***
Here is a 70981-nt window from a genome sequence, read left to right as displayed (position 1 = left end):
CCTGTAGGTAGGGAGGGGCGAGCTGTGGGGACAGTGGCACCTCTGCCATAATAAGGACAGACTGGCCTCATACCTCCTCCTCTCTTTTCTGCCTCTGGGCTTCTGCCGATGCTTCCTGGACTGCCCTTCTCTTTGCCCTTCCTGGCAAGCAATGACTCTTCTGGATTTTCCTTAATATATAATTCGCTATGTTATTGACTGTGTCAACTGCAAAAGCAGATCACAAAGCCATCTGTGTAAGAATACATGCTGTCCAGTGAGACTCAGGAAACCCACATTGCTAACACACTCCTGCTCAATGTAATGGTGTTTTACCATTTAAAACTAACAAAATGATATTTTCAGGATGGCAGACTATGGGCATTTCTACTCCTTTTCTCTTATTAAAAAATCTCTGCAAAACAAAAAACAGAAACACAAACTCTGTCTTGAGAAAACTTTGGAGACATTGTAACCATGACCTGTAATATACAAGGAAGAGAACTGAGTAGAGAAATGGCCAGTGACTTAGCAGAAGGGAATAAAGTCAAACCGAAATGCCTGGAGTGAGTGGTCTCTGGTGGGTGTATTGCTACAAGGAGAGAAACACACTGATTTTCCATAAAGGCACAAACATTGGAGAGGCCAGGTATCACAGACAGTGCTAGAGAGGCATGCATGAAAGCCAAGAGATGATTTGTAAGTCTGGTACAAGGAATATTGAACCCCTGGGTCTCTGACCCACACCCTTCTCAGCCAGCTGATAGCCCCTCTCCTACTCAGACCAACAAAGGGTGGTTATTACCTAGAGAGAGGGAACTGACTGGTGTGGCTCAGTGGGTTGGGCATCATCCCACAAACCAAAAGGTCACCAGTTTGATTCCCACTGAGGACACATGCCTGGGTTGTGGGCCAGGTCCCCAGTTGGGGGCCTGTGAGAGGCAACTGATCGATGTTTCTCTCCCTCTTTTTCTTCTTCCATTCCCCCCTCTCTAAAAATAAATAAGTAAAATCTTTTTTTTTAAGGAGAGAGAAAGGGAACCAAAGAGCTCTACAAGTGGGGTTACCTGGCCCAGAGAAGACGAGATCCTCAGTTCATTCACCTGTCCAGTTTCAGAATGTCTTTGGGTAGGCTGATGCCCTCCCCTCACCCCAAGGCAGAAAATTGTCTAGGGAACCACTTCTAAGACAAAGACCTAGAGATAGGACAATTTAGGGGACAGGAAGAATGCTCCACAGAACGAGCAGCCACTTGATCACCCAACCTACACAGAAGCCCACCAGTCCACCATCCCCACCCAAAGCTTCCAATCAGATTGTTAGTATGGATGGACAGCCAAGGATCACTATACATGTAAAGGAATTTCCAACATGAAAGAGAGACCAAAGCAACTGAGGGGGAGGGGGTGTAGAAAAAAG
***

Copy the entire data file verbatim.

Here is a 70981-nt window from a genome sequence, read left to right as displayed (position 1 = left end):
CCTGTAGGTAGGGAGGGGCGAGCTGTGGGGACAGTGGCACCTCTGCCATAATAAGGACAGACTGGCCTCATACCTCCTCCTCTCTTTTCTGCCTCTGGGCTTCTGCCGATGCTTCCTGGACTGCCCTTCTCTTTGCCCTTCCTGGCAAGCAATGACTCTTCTGGATTTTCCTTAATATATAATTCGCTATGTTATTGACTGTGTCAACTGCAAAAGCAGATCACAAAGCCATCTGTGTAAGAATACATGCTGTCCAGTGAGACTCAGGAAACCCACATTGCTAACACACTCCTGCTCAATGTAATGGTGTTTTACCATTTAAAACTAACAAAATGATATTTTCAGGATGGCAGACTATGGGCATTTCTACTCCTTTTCTCTTATTAAAAAATCTCTGCAAAACAAAAAACAGAAACACAAACTCTGTCTTGAGAAAACTTTGGAGACATTGTAACCATGACCTGTAATATACAAGGAAGAGAACTGAGTAGAGAAATGGCCAGTGACTTAGCAGAAGGGAATAAAGTCAAACCGAAATGCCTGGAGTGAGTGGTCTCTGGTGGGTGTATTGCTACAAGGAGAGAAACACACTGATTTTCCATAAAGGCACAAACATTGGAGAGGCCAGGTATCACAGACAGTGCTAGAGAGGCATGCATGAAAGCCAAGAGATGATTTGTAAGTCTGGTACAAGGAATATTGAACCCCTGGGTCTCTGACCCACACCCTTCTCAGCCAGCTGATAGCCCCTCTCCTACTCAGACCAACAAAGGGTGGTTATTACCTAGAGAGAGGGAACTGACTGGTGTGGCTCAGTGGGTTGGGCATCATCCCACAAACCAAAAGGTCACCAGTTTGATTCCCACTGAGGACACATGCCTGGGTTGTGGGCCAGGTCCCCAGTTGGGGGCCTGTGAGAGGCAACTGATCGATGTTTCTCTCCCTCTTTTTCTTCTTCCATTCCCCCCTCTCTAAAAATAAATAAGTAAAATCTTTTTTTTTAAGGAGAGAGAAAGGGAACCAAAGAGCTCTACAAGTGGGGTTACCTGGCCCAGAGAAGACGAGATCCTCAGTTCATTCACCTGTCCAGTTTCAGAATGTCTTTGGGTAGGCTGATGCCCTCCCCTCACCCCAAGGCAGAAAATTGTCTAGGGAACCACTTCTAAGACAAAGACCTAGAGATAGGACAATTTAGGGGACAGGAAGAATGCTCCACAGAACGAGCAGCCACTTGATCACCCAACCTACACAGAAGCCCACCAGTCCACCATCCCCACCCAAAGCTTCCAATCAGATTGTTAGTATGGATGGACAGCCAAGGATCACTATACATGTAAAGGAATTTCCAACATGAAAGAGAGACCAAAGCAACTGAGGGGGAGGGGGTGTAGAAAAAAG